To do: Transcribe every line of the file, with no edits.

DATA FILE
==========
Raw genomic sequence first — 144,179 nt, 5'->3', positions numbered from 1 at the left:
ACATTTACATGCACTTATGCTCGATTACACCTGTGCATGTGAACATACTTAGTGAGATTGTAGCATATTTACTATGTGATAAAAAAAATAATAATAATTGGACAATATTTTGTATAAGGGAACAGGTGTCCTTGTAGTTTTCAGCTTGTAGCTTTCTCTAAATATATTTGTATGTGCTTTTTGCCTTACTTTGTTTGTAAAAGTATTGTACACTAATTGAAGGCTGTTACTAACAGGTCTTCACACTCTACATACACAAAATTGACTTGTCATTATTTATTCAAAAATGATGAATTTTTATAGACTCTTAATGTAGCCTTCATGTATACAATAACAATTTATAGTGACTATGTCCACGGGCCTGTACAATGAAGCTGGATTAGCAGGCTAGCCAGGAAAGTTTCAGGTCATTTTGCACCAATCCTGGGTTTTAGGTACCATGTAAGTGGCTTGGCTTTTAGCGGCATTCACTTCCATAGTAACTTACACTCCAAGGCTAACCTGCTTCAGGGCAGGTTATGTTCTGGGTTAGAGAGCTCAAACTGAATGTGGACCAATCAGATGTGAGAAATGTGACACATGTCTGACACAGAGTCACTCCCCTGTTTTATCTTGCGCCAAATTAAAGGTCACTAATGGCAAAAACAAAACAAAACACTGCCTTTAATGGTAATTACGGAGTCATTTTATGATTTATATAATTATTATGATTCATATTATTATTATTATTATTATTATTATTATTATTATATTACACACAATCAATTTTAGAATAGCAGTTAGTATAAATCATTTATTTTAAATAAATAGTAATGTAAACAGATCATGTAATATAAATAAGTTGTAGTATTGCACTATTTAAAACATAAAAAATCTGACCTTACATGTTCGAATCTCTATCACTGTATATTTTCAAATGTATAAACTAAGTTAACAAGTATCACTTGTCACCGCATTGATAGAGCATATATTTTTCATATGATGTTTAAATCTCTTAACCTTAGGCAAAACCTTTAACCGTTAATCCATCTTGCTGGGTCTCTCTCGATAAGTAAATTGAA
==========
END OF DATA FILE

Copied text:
Raw genomic sequence first — 144,179 nt, 5'->3', positions numbered from 1 at the left:
ACATTTACATGCACTTATGCTCGATTACACCTGTGCATGTGAACATACTTAGTGAGATTGTAGCATATTTACTATGTGATAAAAAAAATAATAATAATTGGACAATATTTTGTATAAGGGAACAGGTGTCCTTGTAGTTTTCAGCTTGTAGCTTTCTCTAAATATATTTGTATGTGCTTTTTGCCTTACTTTGTTTGTAAAAGTATTGTACACTAATTGAAGGCTGTTACTAACAGGTCTTCACACTCTACATACACAAAATTGACTTGTCATTATTTATTCAAAAATGATGAATTTTTATAGACTCTTAATGTAGCCTTCATGTATACAATAACAATTTATAGTGACTATGTCCACGGGCCTGTACAATGAAGCTGGATTAGCAGGCTAGCCAGGAAAGTTTCAGGTCATTTTGCACCAATCCTGGGTTTTAGGTACCATGTAAGTGGCTTGGCTTTTAGCGGCATTCACTTCCATAGTAACTTACACTCCAAGGCTAACCTGCTTCAGGGCAGGTTATGTTCTGGGTTAGAGAGCTCAAACTGAATGTGGACCAATCAGATGTGAGAAATGTGACACATGTCTGACACAGAGTCACTCCCCTGTTTTATCTTGCGCCAAATTAAAGGTCACTAATGGCAAAAACAAAACAAAACACTGCCTTTAATGGTAATTACGGAGTCATTTTATGATTTATATAATTATTATGATTCATATTATTATTATTATTATTATTATTATTATTATTATATTACACACAATCAATTTTAGAATAGCAGTTAGTATAAATCATTTATTTTAAATAAATAGTAATGTAAACAGATCATGTAATATAAATAAGTTGTAGTATTGCACTATTTAAAACATAAAAAATCTGACCTTACATGTTCGAATCTCTATCACTGTATATTTTCAAATGTATAAACTAAGTTAACAAGTATCACTTGTCACCGCATTGATAGAGCATATATTTTTCATATGATGTTTAAATCTCTTAACCTTAGGCAAAACCTTTAACCGTTAATCCATCTTGCTGGGTCTCTCTCGATAAGTAAATTGAA